The National Assembly will have to overcome logistical challenges to enable 400 MPs to participate in a three-hour question and answer session with ministers in the social service and governance cluster next Wednesday.
It will be the first sitting of the house since it went into recess in March ahead of the lockdown under the National Disaster Management Act to curb the spread of the new coronavirus, and most MPs will participate virtually in the hybrid meeting.
The questions to be posed to ministers relate to what the various departments have been doing to deal with the Covid-19 pandemic and its effects on communities. Questions have been asked of the ministers of health; higher and basic education; human settlements, water and sanitation; public service and administration; and co-operative governance and traditional affairs, among others.
The EFF proposal that parliament move temporarily to Gauteng to enable more MPs to physically attend the sitting was shot down on Thursday by speaker of the National Assembly Thandi Modise at a meeting of the National Assembly programming committee.
It was decided that the leaders of political parties will indicate which of their MPs will be able to be present physically in the National Assembly on Wednesday. The chief whip’s forum decided on Wednesday that 50 MPs be allowed to physically attend, however, no fixed number was decided on by Modise.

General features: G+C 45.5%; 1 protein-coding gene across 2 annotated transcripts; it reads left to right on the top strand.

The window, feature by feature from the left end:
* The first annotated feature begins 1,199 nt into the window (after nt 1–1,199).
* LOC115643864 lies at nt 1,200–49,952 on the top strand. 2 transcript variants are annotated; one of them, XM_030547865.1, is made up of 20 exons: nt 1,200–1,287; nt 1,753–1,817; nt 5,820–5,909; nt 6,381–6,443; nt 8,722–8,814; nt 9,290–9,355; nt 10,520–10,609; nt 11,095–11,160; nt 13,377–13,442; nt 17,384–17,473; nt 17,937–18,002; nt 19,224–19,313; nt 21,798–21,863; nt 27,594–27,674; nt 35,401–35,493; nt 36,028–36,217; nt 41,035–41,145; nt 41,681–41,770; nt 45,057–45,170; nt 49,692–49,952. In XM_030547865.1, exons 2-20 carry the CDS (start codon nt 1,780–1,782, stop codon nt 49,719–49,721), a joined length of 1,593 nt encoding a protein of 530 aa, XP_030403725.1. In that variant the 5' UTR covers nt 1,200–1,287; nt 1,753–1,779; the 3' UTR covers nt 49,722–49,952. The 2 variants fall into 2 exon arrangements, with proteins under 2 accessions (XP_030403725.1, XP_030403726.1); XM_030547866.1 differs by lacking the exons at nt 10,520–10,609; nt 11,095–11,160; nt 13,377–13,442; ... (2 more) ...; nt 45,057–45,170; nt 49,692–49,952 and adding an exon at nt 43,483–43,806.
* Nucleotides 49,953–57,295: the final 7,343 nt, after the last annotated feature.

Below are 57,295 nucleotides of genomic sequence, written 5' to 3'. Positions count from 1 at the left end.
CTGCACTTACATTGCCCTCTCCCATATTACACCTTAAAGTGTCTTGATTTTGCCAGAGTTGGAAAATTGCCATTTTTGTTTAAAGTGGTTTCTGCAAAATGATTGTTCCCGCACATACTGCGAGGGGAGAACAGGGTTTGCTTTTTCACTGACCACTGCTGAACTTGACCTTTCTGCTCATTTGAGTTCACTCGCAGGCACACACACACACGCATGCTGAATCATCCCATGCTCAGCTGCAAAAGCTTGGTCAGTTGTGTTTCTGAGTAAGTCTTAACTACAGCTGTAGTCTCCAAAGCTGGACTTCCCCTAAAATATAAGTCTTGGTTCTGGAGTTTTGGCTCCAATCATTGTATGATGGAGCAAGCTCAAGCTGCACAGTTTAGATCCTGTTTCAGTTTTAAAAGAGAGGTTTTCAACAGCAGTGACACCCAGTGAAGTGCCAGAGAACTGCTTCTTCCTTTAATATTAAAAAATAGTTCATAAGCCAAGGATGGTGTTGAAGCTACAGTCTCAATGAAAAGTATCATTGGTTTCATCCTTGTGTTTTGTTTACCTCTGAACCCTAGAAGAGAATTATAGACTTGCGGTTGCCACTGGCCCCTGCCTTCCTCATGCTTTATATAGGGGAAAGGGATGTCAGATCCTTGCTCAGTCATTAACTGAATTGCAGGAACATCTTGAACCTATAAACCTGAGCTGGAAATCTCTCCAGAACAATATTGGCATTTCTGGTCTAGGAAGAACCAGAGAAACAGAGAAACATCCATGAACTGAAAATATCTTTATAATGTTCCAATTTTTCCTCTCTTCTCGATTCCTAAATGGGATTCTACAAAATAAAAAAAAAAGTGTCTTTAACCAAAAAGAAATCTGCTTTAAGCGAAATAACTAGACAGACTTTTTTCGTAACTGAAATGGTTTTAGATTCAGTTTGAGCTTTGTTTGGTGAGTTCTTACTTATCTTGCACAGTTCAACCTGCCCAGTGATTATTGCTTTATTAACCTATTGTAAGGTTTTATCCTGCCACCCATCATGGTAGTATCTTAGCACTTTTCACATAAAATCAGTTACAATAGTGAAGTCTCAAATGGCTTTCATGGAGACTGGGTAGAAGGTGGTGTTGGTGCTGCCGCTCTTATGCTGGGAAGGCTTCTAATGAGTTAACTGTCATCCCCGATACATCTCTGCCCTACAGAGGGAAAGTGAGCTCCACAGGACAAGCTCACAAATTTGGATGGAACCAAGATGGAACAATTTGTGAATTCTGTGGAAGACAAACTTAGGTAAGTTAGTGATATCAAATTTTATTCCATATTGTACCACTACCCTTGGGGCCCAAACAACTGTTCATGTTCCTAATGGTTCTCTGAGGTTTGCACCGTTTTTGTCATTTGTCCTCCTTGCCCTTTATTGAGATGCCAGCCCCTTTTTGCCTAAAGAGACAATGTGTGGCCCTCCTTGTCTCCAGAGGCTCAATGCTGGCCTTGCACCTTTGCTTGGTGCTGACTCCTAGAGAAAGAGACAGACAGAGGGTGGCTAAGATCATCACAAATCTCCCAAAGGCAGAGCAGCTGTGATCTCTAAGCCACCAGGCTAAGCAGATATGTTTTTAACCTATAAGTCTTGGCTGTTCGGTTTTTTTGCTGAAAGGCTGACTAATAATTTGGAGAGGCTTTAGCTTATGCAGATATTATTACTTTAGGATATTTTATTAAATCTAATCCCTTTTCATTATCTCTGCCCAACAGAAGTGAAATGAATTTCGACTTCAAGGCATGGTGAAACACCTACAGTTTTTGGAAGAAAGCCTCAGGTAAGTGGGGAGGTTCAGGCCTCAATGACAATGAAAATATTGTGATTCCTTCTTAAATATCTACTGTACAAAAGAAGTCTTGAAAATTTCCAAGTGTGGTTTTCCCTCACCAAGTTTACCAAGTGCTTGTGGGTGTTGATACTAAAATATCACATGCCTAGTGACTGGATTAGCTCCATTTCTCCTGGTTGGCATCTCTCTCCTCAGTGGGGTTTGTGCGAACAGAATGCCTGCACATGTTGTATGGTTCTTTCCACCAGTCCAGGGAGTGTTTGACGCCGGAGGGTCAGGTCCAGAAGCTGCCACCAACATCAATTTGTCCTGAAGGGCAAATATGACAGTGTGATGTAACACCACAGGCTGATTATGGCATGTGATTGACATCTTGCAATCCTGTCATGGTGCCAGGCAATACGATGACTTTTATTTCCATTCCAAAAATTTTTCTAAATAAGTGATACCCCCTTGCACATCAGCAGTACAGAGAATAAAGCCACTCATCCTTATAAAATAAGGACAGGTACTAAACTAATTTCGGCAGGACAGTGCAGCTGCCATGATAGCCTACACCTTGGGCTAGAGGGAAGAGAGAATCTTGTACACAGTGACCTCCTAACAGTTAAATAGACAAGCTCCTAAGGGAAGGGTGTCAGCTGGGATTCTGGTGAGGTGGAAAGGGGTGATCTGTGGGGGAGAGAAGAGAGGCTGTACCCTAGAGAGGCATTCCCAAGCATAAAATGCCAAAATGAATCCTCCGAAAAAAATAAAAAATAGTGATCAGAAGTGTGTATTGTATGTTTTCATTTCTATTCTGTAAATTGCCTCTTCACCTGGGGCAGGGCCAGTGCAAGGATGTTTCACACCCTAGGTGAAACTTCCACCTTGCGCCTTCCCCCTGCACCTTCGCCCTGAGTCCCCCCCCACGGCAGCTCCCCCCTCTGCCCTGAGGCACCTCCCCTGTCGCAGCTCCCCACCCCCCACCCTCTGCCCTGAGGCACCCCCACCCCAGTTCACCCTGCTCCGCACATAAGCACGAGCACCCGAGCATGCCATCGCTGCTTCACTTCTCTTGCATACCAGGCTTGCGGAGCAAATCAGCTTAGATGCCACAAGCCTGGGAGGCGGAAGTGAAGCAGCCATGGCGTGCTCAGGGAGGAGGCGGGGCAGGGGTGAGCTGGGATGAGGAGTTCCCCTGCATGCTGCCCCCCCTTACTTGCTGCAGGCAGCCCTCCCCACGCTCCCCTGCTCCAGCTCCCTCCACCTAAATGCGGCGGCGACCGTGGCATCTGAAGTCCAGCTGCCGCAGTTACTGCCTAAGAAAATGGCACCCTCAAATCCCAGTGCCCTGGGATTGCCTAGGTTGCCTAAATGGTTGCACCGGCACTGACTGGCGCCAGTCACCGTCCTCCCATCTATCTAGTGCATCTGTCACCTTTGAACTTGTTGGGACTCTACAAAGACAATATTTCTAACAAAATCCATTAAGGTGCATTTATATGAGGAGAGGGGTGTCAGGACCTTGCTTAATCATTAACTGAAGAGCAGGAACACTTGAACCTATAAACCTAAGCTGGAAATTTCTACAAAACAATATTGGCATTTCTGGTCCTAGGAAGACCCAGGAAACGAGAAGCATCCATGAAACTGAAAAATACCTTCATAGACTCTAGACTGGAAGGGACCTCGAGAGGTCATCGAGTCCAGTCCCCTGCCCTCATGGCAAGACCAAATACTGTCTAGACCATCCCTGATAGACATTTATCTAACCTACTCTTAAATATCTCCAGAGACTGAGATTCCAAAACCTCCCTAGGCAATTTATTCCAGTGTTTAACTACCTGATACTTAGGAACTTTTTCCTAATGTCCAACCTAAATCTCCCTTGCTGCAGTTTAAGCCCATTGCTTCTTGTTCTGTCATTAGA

Seating of MPs present in the assembly hall will have to take account of the need for social-distancing.
As the lockdown prohibits inter-provincial movement, only be MPs based in Cape Town will be able to be physically present. Modise said she has sought legal advice about whether MPs are able to move inter-provincially under the lockdown regulations and has also asked this of the National Command Council.
Zoom will be used for virtual participants of the sitting as the platform allows for 500 people, whereas parliament’s licence with Microsoft Teams only permits 250. The sitting will also be broadcast live on the parliamentary channel on TV.
EFF MP Veronica Mente suggested that parliament be moved to Gauteng because so few MPs are based in Cape Town and because the city is the epicentre of the Covid-19 pandemic. The Powers, Privileges and Immunities of Parliament and Provincial Legislatures Act allows the presiding officers to designate any precinct in SA as the site of parliament.
Modise said that the EFF had been lobbying for a move of parliament to Gauteng even before the Covid-19 outbreak. She stressed that parliament would be opened incrementally, and not all staff and MPs would be allowed to return at once.